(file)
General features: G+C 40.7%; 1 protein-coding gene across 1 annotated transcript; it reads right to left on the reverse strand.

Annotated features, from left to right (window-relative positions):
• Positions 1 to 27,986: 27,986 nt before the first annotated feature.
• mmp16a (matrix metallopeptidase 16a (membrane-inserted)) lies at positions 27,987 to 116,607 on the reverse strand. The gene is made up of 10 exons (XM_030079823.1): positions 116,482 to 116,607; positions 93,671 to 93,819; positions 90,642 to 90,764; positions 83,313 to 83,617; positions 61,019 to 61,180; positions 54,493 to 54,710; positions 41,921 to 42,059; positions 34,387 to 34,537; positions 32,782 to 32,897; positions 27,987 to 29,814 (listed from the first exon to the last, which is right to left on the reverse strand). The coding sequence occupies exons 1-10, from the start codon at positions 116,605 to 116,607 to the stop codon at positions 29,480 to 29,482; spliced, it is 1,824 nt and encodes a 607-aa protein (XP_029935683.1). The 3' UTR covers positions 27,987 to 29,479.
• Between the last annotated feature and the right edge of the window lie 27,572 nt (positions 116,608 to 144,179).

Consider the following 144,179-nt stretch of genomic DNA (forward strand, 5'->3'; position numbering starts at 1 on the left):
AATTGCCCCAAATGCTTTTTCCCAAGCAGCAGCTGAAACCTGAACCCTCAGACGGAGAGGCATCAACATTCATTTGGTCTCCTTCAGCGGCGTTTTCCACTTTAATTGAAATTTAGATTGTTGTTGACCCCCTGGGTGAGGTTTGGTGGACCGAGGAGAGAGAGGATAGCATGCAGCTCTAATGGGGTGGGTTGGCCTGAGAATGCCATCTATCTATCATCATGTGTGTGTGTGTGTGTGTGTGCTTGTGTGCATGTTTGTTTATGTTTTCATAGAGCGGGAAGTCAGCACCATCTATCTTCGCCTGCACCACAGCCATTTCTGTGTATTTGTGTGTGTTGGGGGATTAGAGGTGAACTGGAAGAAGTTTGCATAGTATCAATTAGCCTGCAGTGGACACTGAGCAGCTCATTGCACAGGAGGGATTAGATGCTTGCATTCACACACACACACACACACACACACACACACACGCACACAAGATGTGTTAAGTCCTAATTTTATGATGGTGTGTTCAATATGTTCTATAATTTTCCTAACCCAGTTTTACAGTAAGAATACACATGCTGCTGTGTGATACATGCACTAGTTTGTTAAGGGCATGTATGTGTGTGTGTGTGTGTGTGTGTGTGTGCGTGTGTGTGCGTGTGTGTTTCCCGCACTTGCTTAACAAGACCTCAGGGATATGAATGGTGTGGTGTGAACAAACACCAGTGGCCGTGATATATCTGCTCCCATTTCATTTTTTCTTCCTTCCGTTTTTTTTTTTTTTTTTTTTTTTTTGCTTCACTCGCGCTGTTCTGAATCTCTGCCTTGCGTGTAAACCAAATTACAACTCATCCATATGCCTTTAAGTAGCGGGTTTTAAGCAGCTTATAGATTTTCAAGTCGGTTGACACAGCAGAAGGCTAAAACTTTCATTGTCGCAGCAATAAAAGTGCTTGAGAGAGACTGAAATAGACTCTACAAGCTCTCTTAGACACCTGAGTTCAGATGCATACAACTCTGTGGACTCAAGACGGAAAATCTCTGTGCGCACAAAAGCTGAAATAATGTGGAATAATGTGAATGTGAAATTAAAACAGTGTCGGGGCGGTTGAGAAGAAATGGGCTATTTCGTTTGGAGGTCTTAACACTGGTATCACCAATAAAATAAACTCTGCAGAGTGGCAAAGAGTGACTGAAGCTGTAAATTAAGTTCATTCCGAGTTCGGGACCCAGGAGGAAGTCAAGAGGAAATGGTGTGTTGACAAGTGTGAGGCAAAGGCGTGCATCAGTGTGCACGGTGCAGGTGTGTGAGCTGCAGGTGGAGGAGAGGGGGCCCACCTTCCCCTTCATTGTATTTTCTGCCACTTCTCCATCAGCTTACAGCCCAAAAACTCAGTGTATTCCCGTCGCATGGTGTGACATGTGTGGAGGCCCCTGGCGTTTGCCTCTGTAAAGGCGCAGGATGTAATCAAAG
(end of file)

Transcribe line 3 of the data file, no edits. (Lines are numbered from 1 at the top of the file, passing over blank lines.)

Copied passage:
• Positions 1 to 27,986: 27,986 nt before the first annotated feature.